Service graphic_Tax croppedJim Martin, UHY Haines Norton’s Head of Tax, comments on the possible impact on businesses of the changes discussed in the recently released Government Green Paper “Making Tax Simpler”.

The government recently issued a document entitled “Making Tax Simpler.  A Government Green Paper on Tax Administration”.  In the words of the Ministers of Finance and Revenue: “This Green Paper sets out the government’s initial thinking about a possible future for our tax administration.”  The government is calling for feedback and suggestions from the public in relation to this matter, with submissions closing on 29th May 2015.

The document identifies the following three groups that will be affected by future changes:

  1. Employers and Businesses
  2. Individuals
  3. Social Policy Customers (Child Support and Working for Families)

The document also suggests that future legislative changes could be made to simplify tax calculations.  This initiative seems to be primarily driven by the government’s intention to lower compliance costs for taxpayers and the government, and to improve tax collections, as well as provide high levels of predictability to taxpayers in relation to their tax obligations.

Individuals and Social Policy Customers

For Individuals and Social Policy Customers, the document focuses on having prepopulated forms and returns, automatic refunds, automatic withholdings to repay tax debts and payment calculations in real-time, all resulting in a reduction in tax debt and less need for the taxpayer to respond in person to requests to provide information directly to Inland Revenue.

Employers and Businesses

For Employers and Businesses, the document suggests that PAYE, GST, FBT, RWT and other withholding taxes, and perhaps also Provisional Tax, could all be dealt with through one form submitted at regular intervals during the year. It is suggested that this could perhaps be achieved by automatic digital data transfers from the taxpayers’ computer systems across to the Inland Revenue’s systems.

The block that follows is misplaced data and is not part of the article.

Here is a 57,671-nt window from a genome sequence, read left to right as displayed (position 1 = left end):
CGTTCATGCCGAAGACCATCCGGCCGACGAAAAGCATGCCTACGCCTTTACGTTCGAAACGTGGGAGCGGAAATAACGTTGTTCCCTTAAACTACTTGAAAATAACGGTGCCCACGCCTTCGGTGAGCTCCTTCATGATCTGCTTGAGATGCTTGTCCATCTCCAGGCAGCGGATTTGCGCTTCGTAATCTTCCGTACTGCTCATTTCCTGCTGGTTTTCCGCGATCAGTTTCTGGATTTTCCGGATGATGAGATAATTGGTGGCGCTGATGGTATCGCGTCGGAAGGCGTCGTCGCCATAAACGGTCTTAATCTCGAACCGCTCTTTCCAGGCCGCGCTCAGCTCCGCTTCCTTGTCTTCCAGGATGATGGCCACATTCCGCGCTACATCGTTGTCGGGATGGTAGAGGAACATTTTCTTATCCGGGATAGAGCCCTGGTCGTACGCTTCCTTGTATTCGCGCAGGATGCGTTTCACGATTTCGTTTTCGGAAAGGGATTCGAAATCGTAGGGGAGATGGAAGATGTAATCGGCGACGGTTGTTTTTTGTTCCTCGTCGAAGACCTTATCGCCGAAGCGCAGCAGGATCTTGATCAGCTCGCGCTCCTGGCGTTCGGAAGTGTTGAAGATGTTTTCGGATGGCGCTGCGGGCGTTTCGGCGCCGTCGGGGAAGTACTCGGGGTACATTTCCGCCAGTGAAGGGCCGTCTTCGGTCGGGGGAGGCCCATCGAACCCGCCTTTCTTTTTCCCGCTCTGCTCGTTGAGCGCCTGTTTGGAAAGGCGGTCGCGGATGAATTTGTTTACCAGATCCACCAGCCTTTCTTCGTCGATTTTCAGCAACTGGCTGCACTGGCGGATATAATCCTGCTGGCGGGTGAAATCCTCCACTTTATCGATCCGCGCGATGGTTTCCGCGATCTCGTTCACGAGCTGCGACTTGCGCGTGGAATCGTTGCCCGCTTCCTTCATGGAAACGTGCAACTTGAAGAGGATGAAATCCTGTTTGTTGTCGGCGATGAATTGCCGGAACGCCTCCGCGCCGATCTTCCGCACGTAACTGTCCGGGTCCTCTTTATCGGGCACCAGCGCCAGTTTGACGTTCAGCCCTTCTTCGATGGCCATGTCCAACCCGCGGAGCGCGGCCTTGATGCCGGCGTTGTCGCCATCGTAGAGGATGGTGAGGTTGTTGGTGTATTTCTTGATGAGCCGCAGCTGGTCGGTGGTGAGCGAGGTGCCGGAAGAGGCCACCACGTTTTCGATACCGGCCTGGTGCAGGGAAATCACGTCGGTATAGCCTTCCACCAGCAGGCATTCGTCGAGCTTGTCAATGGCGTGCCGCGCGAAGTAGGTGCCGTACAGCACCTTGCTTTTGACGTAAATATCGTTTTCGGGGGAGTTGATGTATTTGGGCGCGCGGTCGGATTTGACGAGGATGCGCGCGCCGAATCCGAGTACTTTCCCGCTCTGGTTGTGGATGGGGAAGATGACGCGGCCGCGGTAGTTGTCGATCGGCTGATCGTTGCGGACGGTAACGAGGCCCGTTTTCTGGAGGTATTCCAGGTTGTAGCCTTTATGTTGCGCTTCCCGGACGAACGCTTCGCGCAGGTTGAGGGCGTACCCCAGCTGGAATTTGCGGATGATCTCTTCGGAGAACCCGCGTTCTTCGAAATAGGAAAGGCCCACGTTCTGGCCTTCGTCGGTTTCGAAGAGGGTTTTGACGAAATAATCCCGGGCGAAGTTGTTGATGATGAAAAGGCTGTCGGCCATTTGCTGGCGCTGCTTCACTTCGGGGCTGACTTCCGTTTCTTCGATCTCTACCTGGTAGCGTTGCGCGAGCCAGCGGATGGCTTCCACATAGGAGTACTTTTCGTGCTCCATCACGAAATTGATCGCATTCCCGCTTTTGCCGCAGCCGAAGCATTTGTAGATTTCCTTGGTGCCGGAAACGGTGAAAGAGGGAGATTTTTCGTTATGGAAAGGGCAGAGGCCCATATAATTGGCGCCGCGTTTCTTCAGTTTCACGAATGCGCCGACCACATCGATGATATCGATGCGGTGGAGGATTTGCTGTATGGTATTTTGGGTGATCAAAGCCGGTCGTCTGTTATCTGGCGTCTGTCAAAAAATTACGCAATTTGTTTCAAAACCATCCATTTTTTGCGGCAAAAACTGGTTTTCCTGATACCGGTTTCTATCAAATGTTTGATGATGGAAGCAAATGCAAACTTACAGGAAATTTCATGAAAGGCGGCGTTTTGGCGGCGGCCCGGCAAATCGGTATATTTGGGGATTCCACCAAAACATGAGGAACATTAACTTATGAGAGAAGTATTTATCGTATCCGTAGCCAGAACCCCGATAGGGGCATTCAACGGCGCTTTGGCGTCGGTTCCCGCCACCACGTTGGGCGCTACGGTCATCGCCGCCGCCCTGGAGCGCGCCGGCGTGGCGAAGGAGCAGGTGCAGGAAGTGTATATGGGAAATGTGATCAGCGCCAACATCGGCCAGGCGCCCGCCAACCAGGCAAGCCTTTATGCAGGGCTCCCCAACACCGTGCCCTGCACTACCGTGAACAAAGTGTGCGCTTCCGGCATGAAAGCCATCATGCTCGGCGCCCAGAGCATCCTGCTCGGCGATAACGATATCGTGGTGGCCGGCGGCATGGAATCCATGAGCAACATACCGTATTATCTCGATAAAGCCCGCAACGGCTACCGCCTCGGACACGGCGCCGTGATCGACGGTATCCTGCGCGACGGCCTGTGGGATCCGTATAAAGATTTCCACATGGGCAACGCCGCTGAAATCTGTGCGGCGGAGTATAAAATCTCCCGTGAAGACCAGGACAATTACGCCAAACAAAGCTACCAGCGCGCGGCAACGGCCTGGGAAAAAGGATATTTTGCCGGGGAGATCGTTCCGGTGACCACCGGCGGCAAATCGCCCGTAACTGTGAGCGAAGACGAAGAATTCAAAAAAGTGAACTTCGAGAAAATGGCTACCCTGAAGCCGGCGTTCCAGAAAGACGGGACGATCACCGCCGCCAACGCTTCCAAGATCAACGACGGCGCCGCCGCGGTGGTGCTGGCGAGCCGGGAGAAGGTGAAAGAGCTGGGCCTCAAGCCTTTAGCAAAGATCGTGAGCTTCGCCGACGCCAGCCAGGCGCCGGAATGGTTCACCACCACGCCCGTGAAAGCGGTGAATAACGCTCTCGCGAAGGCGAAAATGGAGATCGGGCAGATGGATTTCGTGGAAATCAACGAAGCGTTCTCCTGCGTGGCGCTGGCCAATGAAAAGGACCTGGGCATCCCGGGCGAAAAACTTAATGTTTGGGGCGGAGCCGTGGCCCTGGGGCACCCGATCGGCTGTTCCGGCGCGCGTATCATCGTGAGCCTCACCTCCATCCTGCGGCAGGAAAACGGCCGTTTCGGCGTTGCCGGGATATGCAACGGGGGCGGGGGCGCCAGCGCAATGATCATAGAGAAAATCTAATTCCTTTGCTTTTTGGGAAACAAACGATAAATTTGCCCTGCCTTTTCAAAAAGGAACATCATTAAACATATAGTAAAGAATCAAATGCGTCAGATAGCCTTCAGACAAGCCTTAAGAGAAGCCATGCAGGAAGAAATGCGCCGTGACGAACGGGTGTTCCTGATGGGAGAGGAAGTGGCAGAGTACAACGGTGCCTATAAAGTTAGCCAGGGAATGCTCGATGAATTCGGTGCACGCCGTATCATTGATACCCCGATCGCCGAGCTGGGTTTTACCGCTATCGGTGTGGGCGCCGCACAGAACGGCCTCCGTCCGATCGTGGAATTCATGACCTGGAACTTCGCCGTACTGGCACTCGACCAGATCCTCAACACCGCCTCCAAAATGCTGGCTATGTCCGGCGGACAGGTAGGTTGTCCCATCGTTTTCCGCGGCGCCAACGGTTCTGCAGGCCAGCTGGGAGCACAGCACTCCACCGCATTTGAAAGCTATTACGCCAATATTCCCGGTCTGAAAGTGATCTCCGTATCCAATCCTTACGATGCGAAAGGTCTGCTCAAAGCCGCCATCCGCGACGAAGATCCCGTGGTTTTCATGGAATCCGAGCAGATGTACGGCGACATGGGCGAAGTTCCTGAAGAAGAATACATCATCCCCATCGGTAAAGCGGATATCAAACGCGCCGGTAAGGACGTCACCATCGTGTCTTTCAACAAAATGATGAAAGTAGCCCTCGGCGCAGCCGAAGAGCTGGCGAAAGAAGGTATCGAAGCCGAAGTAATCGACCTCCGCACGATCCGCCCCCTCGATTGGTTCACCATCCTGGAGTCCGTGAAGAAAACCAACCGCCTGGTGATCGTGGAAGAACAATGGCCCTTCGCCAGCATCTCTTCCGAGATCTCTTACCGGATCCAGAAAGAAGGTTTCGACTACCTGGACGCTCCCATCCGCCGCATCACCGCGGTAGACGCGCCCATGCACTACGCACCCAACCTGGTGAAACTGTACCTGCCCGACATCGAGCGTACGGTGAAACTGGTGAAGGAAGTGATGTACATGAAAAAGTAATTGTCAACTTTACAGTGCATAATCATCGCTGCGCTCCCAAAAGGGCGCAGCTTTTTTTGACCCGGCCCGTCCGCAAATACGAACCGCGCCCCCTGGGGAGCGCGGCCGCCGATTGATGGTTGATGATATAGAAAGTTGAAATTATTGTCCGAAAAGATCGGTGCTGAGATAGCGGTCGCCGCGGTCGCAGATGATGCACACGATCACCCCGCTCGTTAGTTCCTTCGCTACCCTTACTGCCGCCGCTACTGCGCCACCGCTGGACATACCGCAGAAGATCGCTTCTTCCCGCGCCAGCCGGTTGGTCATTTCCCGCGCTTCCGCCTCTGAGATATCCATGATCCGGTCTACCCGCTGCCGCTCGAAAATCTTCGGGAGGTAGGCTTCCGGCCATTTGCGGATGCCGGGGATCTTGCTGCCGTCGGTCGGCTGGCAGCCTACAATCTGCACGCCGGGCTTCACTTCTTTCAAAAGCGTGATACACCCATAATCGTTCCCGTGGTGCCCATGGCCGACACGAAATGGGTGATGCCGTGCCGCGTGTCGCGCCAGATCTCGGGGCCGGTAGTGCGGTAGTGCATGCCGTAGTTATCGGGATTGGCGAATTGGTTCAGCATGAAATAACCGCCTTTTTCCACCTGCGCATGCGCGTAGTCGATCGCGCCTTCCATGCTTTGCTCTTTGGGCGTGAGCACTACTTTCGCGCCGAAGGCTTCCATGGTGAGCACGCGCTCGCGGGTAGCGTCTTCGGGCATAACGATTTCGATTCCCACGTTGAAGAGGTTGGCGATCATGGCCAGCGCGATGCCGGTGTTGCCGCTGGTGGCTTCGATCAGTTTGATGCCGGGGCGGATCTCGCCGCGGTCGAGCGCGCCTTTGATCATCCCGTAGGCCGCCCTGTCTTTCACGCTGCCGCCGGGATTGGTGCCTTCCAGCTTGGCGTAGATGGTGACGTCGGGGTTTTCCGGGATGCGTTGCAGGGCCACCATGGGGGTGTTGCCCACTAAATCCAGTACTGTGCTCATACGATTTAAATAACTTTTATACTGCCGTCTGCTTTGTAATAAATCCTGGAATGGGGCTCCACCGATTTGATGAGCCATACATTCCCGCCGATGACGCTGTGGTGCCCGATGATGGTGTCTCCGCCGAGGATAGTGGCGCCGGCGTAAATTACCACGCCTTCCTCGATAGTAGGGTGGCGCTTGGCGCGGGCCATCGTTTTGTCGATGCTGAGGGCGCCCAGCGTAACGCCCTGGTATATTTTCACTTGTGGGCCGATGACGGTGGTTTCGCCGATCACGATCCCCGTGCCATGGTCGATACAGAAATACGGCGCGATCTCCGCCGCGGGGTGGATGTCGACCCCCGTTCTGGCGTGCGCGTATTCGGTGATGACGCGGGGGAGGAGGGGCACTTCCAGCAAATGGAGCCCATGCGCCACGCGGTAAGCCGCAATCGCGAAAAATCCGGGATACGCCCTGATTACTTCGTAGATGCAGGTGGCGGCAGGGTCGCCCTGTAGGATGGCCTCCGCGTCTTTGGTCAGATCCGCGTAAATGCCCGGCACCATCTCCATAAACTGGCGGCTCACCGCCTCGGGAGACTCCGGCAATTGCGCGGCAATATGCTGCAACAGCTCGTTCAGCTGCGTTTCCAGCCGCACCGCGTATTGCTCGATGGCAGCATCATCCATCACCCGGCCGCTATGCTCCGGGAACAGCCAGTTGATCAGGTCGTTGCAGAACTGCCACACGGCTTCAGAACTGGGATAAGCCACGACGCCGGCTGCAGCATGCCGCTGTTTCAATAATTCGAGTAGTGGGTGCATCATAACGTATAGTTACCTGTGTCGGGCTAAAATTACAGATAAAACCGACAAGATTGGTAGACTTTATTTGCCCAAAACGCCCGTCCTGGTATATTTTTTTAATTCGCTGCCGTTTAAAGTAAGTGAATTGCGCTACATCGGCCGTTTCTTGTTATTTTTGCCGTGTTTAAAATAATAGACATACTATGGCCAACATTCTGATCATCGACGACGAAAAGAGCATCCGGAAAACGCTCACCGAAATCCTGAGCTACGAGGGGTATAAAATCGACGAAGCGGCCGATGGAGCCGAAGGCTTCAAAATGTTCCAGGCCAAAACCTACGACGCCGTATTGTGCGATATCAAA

UHY Haines Norton Comment

If implemented, such a system would be similar in concept to the Australian tax system which requires businesses to prepare and file a quarterly ‘Business Activity Statement’ (BAS).

The idea in the document is that such a system would ensure that the taxes are less likely to contain calculation errors and that these taxes would be paid as you go, during the course of the year.  This contrasts with the current system which places reliance on Provisional Tax and an end-of-year reconciliation (the tax return) to determine the catch-up tax amount.

One of the main intended outcomes of such a change is that Inland Revenue can reduce its bad and delinquent debts. Such a system would also see an end to the ability for start-up businesses to obtain a significant tax deferral in their first year. These tax deferrals can result in a new business failing when management has not properly provided for the firm’s tax commitments.  Start-up business failures can also put well-established businesses under financial stress when a receivable goes bad.

_1DC1180If businesses are required to account for tax as they go (like Business PAYE) this will also mean that they will have more regular and timely financial information. This results in better decision making in all areas of the business. Although the Green Paper suggests that these possible changes to tax administration will result in cost savings, the likely outcome is cost savings for Inland Revenue and some administrative cost savings for businesses.  However these will be offset by increased compliance costs in relation to additional reporting and reconciliations required for quarterly BAS-type returns.  That said we believe that the benefits to businesses from having regular and timely financial information has the potential to out-way the cost of preparing that information.

If you would like to know more about the Government’s Green Paper on Tax Administration please contact Jim Martin on 839-0241 or email